Last night marked a big milestone in broadcast history: for the first time ever, more viewers tuned in to a regular-season football game than to a World Series game. The World Series is the pinnacle of baseball’s season, while football is just getting started. So what gives?
Media markets (or DMA, designated media markets) play a huge role in all television viewership on a national level, and sports games are no exception. When the Yankees, hailing from New York (the country’s largest media market — DMA 1), are in the World Series millions more viewers tune in from all corners of the country, largely built on a roster of stars that are recognizable to fans outside the Big Apple. Derek Jeter represents countless national brands, Mariano Rivera is the face of Brioni suits and A-Rod is…A-Rod. However, in this year’s Fall Classic, the San Francisco Giants (DMA 5) and Texas Rangers (DMA 6) can’t command the same attention. Can the casual sports fan name more than one or two guys on each of these teams?
That’s not to say that their players are less talented than those on the Yankees (SF’s Tim “The Freak” Lincecum has won two Cy Youngs and the Rangers’ ace Cliff Lee is simply a phenom), it’s just that due to the pull of the market they play in, they are simply below the radar and command less attention than the boys in pinstripes (or their nemeses in Boston, who shall remain nameless, as the author of this blog post is biased against them).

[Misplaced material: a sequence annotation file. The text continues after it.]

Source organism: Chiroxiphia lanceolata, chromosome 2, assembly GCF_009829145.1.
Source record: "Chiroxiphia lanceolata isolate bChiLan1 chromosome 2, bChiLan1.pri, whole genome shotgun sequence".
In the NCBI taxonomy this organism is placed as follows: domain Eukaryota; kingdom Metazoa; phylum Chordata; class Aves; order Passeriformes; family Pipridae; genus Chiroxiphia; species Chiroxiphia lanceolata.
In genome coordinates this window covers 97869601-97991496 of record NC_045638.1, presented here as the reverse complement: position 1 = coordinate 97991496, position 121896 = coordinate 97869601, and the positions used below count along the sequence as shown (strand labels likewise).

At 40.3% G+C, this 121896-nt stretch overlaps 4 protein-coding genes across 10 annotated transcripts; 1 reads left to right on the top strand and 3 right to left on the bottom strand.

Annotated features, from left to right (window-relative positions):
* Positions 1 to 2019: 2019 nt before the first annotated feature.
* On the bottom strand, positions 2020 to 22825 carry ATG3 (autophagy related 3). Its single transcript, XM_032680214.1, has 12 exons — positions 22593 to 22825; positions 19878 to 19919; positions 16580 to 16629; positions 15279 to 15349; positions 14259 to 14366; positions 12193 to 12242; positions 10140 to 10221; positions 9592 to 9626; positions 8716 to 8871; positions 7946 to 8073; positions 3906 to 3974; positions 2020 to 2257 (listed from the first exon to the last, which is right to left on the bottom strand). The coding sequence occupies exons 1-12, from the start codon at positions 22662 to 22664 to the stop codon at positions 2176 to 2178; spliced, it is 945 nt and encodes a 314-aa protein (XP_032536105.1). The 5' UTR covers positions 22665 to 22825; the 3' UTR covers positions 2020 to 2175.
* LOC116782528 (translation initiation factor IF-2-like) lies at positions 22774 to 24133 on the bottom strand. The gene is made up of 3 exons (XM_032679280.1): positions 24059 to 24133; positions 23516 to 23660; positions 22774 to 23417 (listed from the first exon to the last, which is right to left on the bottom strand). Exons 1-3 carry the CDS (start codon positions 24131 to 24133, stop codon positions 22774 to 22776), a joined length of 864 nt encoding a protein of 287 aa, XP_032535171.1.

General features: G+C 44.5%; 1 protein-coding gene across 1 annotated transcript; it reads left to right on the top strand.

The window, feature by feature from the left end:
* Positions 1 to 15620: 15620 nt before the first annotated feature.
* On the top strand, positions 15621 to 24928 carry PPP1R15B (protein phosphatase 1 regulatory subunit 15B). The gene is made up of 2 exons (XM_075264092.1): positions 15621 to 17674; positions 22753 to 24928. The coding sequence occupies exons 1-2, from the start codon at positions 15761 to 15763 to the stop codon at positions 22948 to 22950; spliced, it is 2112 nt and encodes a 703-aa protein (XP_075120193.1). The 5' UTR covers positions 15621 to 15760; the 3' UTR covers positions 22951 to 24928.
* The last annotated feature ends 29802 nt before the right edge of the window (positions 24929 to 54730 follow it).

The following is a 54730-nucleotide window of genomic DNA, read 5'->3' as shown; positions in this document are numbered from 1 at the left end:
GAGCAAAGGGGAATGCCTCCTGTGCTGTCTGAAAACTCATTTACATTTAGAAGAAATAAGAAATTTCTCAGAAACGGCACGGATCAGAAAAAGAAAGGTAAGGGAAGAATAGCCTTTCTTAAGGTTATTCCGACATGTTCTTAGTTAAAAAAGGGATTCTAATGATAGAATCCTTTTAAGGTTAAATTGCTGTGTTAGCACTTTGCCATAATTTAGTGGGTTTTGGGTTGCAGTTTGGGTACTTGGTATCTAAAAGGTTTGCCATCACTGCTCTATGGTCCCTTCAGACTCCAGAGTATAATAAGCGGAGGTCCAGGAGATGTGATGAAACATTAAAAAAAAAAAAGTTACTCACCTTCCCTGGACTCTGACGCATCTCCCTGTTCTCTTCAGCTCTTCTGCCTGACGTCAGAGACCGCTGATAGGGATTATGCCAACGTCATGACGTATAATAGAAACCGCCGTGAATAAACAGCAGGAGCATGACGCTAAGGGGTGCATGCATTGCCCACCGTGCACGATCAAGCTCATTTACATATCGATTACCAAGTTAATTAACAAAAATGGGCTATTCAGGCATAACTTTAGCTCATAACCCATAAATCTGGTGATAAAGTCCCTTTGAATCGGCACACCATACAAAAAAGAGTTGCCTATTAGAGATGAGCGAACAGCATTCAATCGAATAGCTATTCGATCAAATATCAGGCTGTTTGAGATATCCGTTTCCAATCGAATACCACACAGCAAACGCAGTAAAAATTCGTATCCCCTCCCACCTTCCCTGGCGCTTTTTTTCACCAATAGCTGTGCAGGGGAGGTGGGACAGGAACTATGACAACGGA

What does this have to do with PR? Media markets play a big role in how a brand (in this case, a sports team) gains notoriety and thus creates ROI. A morning show in NYC will reach far more viewers than one in Tulsa, OK, so it’s beneficial to our clients who have national brands to focus on larger media markets to better disseminate their product or service to a bigger audience.
Or maybe I just wanted an excuse to blog about baseball 🙂